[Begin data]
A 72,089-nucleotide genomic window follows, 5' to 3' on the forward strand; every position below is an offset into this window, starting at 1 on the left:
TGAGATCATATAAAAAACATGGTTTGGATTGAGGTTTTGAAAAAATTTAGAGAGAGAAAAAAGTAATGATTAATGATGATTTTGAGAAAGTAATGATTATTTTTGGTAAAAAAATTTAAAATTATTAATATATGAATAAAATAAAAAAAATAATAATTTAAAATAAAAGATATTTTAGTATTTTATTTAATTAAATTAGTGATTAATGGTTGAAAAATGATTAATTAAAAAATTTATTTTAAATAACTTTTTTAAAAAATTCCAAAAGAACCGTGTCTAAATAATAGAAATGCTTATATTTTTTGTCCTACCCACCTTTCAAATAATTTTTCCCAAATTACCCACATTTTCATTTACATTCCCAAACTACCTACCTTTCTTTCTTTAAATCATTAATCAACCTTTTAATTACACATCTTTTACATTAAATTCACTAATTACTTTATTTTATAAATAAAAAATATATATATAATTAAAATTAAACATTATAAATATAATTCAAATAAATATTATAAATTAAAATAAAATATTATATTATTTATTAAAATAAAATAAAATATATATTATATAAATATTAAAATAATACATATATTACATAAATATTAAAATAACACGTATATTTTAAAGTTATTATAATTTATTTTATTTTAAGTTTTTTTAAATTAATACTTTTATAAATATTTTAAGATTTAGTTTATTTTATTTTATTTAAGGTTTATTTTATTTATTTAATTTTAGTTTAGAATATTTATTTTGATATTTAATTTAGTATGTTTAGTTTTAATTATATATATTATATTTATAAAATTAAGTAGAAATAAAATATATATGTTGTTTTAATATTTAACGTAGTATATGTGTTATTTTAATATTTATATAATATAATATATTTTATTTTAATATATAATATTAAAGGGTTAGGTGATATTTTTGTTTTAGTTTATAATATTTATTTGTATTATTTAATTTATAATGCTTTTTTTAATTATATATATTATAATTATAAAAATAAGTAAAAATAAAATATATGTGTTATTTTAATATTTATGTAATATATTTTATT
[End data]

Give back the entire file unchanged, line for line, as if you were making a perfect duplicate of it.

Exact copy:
A 72,089-nucleotide genomic window follows, 5' to 3' on the forward strand; every position below is an offset into this window, starting at 1 on the left:
TGAGATCATATAAAAAACATGGTTTGGATTGAGGTTTTGAAAAAATTTAGAGAGAGAAAAAAGTAATGATTAATGATGATTTTGAGAAAGTAATGATTATTTTTGGTAAAAAAATTTAAAATTATTAATATATGAATAAAATAAAAAAAATAATAATTTAAAATAAAAGATATTTTAGTATTTTATTTAATTAAATTAGTGATTAATGGTTGAAAAATGATTAATTAAAAAATTTATTTTAAATAACTTTTTTAAAAAATTCCAAAAGAACCGTGTCTAAATAATAGAAATGCTTATATTTTTTGTCCTACCCACCTTTCAAATAATTTTTCCCAAATTACCCACATTTTCATTTACATTCCCAAACTACCTACCTTTCTTTCTTTAAATCATTAATCAACCTTTTAATTACACATCTTTTACATTAAATTCACTAATTACTTTATTTTATAAATAAAAAATATATATATAATTAAAATTAAACATTATAAATATAATTCAAATAAATATTATAAATTAAAATAAAATATTATATTATTTATTAAAATAAAATAAAATATATATTATATAAATATTAAAATAATACATATATTACATAAATATTAAAATAACACGTATATTTTAAAGTTATTATAATTTATTTTATTTTAAGTTTTTTTAAATTAATACTTTTATAAATATTTTAAGATTTAGTTTATTTTATTTTATTTAAGGTTTATTTTATTTATTTAATTTTAGTTTAGAATATTTATTTTGATATTTAATTTAGTATGTTTAGTTTTAATTATATATATTATATTTATAAAATTAAGTAGAAATAAAATATATATGTTGTTTTAATATTTAACGTAGTATATGTGTTATTTTAATATTTATATAATATAATATATTTTATTTTAATATATAATATTAAAGGGTTAGGTGATATTTTTGTTTTAGTTTATAATATTTATTTGTATTATTTAATTTATAATGCTTTTTTTAATTATATATATTATAATTATAAAAATAAGTAAAAATAAAATATATGTGTTATTTTAATATTTATGTAATATATTTTATT